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Police: Scots jihadi bride will be prosecuted if she ever returns to Britain

The Scottish woman who travelled to Syria to become a “jihadi bride” and recruited three London schoolgirls to the Islamic State terror group will be prosecuted if she ever returns to Britain, according to a senior Scotland Yard officer.

Aqsa Mahmood, 20, who is the daughter of a successful Glasgow businessman, is suspected of helping to recruit three London schoolgirls to the Islamic State terror group.

The woman, who was educated at private school, is alleged to have used Twitter to encourage acts of terrorism and is accused of urging British Muslims to carry out “another Woolwich”; a reference to the brutal murder of off-duty soldier Lee Rigby by extremists in May 2013.

Giving evidence to the Commons Home Affairs Committee, Mark Rowley, Assistant Commissioner at the Metropolitan Police, told MPs: “The Scottish woman who has been reported overseas, that case is well-advanced in the work that is going on in terms of potentially prosecuting her if she ever returns.”

Mahmood, from Pollokshields, is suspected of being involved in the disappearance of 15-year-olds Shamima Begum and Amira Abase and Kadiza Sultana, 16. The teenagers, from Bethnal Green, East London, last month flew from Gatwick Airport to Istanbul and crossed into Syria also to become jihadi brides with Isis militants.

Mahmood’s family’s solicitor Aamer Anwar said they were “full of horror and anger that their daughter may have had a role to play in the recruitment of these young girls to Isis”.

But he was critical of Mr Rowley, saying: “It is extremely disturbing that Assistant Commissioner Mark Rowley should use the Select Committee to publicly announce their work as being ‘well-advanced’ in terms of prosecuting Aqsa Mahmood.

“One would hope that the Crown prosecution would have concerns on the right to a fair trial and anything being done to jeopardise due process; unless the Met believes that no longer applies in the UK.”

But Mr Anwar said there were more serious questions raised in relation to the case of the London schoolgirls.

“Aqsa’s family have repeatedly said their daughter was being monitored by the security services and police for over 15 months. If she was responsible for the recruitment and radicalisation of young girls, then why did the security services not share that information with the families before it was too late?” he asked.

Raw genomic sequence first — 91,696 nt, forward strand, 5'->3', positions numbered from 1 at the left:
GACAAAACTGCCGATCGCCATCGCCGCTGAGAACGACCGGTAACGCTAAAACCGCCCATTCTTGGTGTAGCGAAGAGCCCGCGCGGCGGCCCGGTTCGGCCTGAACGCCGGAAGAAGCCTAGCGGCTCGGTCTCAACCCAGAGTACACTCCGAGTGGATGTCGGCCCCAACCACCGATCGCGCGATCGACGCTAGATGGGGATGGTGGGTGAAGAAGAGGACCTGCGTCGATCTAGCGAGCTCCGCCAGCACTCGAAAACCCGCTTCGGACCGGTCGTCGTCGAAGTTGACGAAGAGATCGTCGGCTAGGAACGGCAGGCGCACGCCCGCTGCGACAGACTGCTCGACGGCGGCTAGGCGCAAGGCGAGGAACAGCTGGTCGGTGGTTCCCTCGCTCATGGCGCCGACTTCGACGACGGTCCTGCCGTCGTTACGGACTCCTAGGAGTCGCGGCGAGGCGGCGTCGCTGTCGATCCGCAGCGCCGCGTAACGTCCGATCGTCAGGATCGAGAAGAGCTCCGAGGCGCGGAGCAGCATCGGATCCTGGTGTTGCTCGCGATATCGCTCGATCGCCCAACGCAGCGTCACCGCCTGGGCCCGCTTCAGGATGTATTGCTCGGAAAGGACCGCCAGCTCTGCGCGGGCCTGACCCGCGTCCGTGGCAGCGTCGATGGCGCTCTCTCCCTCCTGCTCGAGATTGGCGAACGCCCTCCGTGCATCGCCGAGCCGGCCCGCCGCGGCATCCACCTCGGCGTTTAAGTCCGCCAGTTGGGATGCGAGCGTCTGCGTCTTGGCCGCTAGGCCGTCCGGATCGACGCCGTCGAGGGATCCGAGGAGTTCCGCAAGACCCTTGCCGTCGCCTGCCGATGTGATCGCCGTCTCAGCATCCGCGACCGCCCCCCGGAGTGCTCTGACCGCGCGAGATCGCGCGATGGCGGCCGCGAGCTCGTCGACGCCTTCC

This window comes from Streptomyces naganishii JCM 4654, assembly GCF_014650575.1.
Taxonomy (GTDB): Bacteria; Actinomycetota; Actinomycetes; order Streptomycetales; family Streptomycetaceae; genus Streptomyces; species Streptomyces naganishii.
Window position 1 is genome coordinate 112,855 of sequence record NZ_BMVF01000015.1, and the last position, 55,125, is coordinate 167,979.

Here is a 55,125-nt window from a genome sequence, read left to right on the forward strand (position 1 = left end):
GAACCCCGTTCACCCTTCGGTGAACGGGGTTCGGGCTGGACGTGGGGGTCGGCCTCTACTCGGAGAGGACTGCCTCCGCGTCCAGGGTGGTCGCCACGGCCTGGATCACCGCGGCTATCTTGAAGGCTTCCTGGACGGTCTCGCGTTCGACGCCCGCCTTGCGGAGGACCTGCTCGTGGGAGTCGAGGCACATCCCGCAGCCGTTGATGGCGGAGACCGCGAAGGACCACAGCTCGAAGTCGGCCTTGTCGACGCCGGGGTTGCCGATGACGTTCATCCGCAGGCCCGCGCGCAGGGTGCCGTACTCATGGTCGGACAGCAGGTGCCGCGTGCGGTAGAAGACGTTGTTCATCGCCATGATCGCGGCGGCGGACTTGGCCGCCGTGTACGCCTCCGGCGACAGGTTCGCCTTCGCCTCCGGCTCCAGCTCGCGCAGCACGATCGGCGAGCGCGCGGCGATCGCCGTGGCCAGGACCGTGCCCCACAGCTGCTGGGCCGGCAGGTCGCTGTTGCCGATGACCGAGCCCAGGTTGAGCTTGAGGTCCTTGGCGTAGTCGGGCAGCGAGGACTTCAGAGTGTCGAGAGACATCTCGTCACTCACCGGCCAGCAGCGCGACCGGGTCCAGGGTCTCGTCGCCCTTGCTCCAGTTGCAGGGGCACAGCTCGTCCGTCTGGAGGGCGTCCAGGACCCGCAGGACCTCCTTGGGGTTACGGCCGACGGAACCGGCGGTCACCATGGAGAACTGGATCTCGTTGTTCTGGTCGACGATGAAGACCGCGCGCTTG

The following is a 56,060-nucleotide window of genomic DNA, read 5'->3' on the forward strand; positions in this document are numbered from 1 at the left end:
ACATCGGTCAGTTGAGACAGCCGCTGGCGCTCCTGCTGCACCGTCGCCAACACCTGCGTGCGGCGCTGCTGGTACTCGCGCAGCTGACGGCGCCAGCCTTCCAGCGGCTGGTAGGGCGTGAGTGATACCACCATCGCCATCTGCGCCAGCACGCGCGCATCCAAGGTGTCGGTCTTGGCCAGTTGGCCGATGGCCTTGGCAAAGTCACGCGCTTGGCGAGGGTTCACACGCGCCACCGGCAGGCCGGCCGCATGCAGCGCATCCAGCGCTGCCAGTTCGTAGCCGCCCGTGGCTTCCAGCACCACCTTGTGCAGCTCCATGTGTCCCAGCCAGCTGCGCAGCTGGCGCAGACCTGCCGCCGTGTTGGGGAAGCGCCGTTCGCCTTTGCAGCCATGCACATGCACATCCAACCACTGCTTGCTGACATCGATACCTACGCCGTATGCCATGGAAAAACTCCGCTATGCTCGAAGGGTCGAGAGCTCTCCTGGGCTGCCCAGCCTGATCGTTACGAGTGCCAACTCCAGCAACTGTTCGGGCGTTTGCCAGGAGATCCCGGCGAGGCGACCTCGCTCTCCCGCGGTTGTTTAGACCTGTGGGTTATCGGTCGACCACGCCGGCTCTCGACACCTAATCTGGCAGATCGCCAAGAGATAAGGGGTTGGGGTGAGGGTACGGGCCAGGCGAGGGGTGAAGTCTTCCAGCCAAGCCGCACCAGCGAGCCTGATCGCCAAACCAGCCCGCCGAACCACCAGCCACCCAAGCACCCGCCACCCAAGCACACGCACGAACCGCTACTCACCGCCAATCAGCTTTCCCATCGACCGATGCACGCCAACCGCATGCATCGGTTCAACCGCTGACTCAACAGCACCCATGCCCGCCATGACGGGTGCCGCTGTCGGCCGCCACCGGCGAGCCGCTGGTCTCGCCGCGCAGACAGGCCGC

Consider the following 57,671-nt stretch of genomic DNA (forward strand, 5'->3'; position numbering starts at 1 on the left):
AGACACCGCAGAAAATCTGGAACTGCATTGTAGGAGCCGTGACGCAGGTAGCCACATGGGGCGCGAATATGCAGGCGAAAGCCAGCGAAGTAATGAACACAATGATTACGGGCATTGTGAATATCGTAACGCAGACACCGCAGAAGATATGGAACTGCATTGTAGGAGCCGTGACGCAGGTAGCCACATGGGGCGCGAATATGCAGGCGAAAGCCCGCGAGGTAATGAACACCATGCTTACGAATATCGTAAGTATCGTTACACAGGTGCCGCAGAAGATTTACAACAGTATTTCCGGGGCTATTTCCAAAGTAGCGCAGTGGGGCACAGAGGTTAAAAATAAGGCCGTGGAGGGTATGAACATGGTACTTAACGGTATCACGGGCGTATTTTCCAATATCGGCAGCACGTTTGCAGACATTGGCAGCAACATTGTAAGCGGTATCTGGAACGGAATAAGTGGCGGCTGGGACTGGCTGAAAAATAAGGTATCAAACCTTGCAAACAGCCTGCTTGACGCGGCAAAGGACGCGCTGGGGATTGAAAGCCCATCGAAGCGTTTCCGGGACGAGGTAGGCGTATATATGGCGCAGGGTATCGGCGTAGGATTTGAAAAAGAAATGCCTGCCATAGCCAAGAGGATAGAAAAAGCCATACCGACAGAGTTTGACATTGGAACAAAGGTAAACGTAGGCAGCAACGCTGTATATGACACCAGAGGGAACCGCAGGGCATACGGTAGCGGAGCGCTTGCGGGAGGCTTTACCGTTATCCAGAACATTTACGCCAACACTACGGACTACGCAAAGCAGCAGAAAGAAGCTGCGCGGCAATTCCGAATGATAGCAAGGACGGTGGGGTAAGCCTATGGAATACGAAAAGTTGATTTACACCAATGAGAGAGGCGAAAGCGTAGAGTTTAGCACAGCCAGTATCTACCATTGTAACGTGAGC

The family solicitor suggested that Mr Rowley should perhaps have used his time before the Committee “more usefully by answering that question rather than grandstanding”.

Mr Anwar added: “As for Aqsa’s family, they were advised by my office some time ago of the likelihood of prosecution if she were to return to this country.

“They are deeply ashamed of their daughter and any role she may have played in the recruitment of these young girls but she is still their daughter and they would much prefer her back in Scotland alive than for her to die in Syria.”

A spokesman for Police Scotland said “Our investigation into the circumstances surrounding Aqsa Mahmood continues to be a live, ongoing inquiry and it would therefore be inappropriate to comment further.”

A Crown Office spokesman said: “This is a live investigation. It would not be appropriate to comment.”

Mahmood’s parents contacted the police to report her missing in November 2013. It was subsequently discovered that she had travelled to Syria, where she is believed to have married an Isis fighter.

At Westminster, MPs were told how the three London schoolgirls were thought to have funded their flights from Britain to Turkey, costing more than £1000, by stealing jewellery from their relatives.

Asked how they had raised the money, the Assistant Commissioner said: “We think it’s linked to theft from families…taking jewellery from one of their family members.”

In earlier evidence, relatives of the three girls demanded an apology from the Met for failing to hand letters from the police directly to them, warning parents about how a 15-year-old pupil had run away to Syria in December.

Sir Bernard Hogan-Howe, the Met Commissioner, apologised for failing to communicate more directly with the families of the three schoolgirls but insisted there was nothing more the force could have done to stop them from leaving.

“In hindsight, we now know these girls were planning to go and neither the family, the police, the school nor anyone else realised that,” he said.

Earlier, Amira’s father Hussen Abase, Khadija’s cousin Fahmida Aziz and Shamima’s sister Sahima Begum said there were no indications the girls had been radicalised.

Ms Begum noted: “My sister was into normal teenage things. She used to watch Keeping Up With The Kardashians.”

Elsewhere, Prime Minister David Cameron insisted no one institution should become a “scapegoat” for the schoolgirls’ disappearance, saying “everyone has a role to play” in preventing Britons from joining Isis, including politicians, parents, communities and schools.